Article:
Let me start off by saying that if I owned this book, I would have spent more time underlining the parts that really jumped off the page and enriched my understanding of the connectivity that we can achieve as human beings. Heather Lende is a wife, mother, daughter, sister, gardener and active community member that I could relate with on so many levels. This book caught my eye as I strolled hesitantly past the adult shelves in the library, on my way to accompany my son to his Lego Club meeting a few weeks ago. I snatched it, almost as an after-thought, because leisurely reading just has not been at the top of my attainable goals so far this year. I'm so glad I made the time for this one. And I nibbled on it, in small bits over the course of about three weeks. I have had Alaska in my line-up of travel destinations for a long time, now, so the fact that this memoir takes place in the middle of what feels like an Alaskan adventure is just frosting.
Heather's reflections begin about the time that she becomes the victim of a tragic accident, and her thoughtfulness as she intertwines her life experiences with the narrative of "life's bad breaks and unexpected gifts" offers perspective that I have been honing of late. Her statement "you can't have real joy if you don't understand what real sorrow is" speaks volumes about the caliber of her irrepressible spirit, her commitment to living life to the fullest and the art that she creates of the mending process. She is funny and pensive. She has a gift for seeing and bringing out the best in the relationships she forms with her Alaskan neighbors. Her bear-hunting story and the account of how she dealt with her neighbor's chicken-killing dogs made me laugh out loud. ("I know chickens are not the most intelligent of creatures, but my hens have been raised to believe the world is good and that they are loved.") She is real. Her exposure with death and dying, serious illnesses and the fragility of human emotion brings the reader right to the bedside of her experiences.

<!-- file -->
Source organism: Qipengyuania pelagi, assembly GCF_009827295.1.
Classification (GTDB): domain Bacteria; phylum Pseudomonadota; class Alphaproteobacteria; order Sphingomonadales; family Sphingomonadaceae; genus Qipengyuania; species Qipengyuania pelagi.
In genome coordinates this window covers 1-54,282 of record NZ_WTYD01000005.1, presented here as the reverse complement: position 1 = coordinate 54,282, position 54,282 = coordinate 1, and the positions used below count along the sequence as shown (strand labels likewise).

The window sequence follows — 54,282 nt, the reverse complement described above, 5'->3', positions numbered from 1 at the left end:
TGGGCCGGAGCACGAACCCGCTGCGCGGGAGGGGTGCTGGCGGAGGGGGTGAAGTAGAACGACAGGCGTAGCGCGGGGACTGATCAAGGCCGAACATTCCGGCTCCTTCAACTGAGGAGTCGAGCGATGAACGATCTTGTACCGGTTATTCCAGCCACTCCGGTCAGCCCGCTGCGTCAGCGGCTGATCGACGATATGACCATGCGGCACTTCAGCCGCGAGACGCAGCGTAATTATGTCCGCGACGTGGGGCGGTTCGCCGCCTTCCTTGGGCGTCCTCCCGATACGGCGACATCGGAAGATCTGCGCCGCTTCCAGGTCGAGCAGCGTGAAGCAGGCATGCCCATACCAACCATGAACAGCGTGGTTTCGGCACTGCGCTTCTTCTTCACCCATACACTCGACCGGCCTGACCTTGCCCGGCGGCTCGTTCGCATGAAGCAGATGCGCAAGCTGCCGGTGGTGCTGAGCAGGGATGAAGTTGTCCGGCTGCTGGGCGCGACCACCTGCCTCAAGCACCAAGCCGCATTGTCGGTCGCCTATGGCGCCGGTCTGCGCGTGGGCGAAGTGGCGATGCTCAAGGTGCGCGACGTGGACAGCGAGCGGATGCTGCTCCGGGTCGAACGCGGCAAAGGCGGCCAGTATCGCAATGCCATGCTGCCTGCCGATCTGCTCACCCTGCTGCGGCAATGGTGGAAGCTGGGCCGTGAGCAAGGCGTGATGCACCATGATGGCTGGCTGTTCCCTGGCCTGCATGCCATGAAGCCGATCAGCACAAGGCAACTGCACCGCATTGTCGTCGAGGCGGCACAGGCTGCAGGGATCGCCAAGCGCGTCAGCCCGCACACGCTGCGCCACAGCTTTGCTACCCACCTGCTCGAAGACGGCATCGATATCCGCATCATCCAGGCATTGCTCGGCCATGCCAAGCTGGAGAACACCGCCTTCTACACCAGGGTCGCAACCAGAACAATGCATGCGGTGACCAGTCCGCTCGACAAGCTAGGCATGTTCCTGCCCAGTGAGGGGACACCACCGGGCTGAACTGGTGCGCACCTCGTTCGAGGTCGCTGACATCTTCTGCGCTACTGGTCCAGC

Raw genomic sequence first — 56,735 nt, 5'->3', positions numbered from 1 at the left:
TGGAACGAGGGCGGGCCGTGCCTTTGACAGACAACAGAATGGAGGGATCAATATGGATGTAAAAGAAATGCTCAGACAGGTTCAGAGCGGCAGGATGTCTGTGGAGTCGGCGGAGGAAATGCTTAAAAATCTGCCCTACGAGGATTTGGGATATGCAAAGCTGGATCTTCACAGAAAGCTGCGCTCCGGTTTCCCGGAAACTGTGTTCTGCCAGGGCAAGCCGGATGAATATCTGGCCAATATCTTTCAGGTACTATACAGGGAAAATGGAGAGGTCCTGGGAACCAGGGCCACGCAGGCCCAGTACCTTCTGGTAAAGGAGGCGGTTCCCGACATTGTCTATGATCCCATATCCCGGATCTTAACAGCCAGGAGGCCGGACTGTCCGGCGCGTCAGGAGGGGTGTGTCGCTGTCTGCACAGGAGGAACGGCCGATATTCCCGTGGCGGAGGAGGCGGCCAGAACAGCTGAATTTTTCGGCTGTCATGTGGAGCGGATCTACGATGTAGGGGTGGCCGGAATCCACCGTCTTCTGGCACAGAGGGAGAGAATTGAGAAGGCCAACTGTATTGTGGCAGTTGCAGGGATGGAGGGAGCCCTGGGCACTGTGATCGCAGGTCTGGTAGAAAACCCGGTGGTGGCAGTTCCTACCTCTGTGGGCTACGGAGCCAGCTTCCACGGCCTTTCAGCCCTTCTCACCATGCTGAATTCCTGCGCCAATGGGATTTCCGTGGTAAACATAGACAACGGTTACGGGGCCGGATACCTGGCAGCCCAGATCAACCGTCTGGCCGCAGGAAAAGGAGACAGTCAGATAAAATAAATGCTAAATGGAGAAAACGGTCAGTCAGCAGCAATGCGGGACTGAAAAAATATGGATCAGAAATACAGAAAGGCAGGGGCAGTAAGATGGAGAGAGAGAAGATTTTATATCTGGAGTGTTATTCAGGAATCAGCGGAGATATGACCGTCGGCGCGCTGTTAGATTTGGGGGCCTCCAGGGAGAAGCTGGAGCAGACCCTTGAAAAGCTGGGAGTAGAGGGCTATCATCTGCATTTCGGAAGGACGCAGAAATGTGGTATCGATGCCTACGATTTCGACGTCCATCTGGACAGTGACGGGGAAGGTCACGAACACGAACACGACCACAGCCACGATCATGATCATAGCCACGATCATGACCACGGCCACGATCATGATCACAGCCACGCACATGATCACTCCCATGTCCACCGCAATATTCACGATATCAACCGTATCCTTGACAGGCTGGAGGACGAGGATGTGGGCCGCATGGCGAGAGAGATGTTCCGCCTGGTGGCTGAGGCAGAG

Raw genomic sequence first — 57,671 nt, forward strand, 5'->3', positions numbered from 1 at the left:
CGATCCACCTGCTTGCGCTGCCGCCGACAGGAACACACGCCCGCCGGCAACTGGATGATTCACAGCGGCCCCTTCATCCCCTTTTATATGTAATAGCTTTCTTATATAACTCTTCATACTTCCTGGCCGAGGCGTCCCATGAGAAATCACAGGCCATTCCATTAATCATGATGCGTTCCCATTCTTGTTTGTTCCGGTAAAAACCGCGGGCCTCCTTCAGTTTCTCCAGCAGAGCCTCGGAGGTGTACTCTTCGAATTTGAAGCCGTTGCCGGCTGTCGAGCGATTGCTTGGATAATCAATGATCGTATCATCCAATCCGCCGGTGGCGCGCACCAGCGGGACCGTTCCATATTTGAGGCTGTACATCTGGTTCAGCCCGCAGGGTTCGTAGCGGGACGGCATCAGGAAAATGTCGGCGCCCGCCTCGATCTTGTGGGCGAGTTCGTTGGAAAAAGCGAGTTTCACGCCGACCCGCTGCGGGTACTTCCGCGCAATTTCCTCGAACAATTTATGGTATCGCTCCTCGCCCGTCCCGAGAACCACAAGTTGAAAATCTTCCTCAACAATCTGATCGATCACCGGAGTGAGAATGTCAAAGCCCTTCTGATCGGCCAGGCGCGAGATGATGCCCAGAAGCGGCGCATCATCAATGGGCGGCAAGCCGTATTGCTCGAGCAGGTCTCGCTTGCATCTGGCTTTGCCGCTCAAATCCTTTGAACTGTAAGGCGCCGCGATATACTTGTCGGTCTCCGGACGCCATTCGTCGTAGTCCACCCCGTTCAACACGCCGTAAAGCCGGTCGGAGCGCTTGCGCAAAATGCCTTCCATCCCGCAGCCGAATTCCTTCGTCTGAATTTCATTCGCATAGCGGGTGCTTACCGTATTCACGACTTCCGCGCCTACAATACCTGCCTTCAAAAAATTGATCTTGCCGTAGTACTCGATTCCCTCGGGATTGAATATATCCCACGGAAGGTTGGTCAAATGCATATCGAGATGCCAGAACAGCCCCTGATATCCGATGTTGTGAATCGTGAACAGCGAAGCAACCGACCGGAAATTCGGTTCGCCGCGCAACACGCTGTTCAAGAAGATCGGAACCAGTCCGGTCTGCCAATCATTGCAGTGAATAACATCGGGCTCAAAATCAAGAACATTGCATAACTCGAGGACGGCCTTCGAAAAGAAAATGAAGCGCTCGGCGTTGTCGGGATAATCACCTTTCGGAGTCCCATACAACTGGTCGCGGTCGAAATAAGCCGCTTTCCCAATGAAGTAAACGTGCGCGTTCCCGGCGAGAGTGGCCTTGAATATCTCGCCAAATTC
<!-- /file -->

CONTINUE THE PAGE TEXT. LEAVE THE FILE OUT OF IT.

I hope, if you read this, you'll enjoy it as much as I did.
I may have cursed the universe.
For which I am, indeed, VERY sorry.
Last night at bedtime, I was getting some resistance from the youngster.
All these snow days have disrupted more than the school year.
His comment to me? "I don't have to go to bed YET, mom... We probably won't even have school tomorrow, anyway."
I rebutted: "Oh yes we will, little mister. As a matter of fact, there is not even any snow in the forecast. And as a matter of ANOTHER fact, it will not storm again on a school night for the rest of the winter."
I may have been feeling a little more desperate than I thought I was when those words slid out.
So if you adhere to the school of karma, I am sorry for disrupting the entire cycle of cause and effect.
There's no doubt in my mind that our missionary enjoys every opportunity he gets, to dirty his hands.
Their next door neighbor had some water trouble, so Yonder and his companion spent the better part of two days digging down through 2.5 feet of concrete and Panama clay to find the source of the problem.
I know that the principle of work is important on heaven and on earth.
I also know that when Yonder is working, for him it's truly heaven on earth.
I do love you!
But I will confess. I am feeling betrayed.
I made a double batch of kettle corn
this afternoon, with my very fun appliance, the whirlipop.
I sat down to munch and read, not paying enough attention, apparently, to the rogue kernels, and
My right maxillary molar BROKE.
And so did my heart.
How could you do this to me?
I called the dentist right away, but they are enjoying the same paralyzing snowstorm that we are, so there will be no one in the office until at least tomorrow.
Now it's me, warm salty rinse water and very soft foods.
I'm sad, popcorn.
But I'll be okay.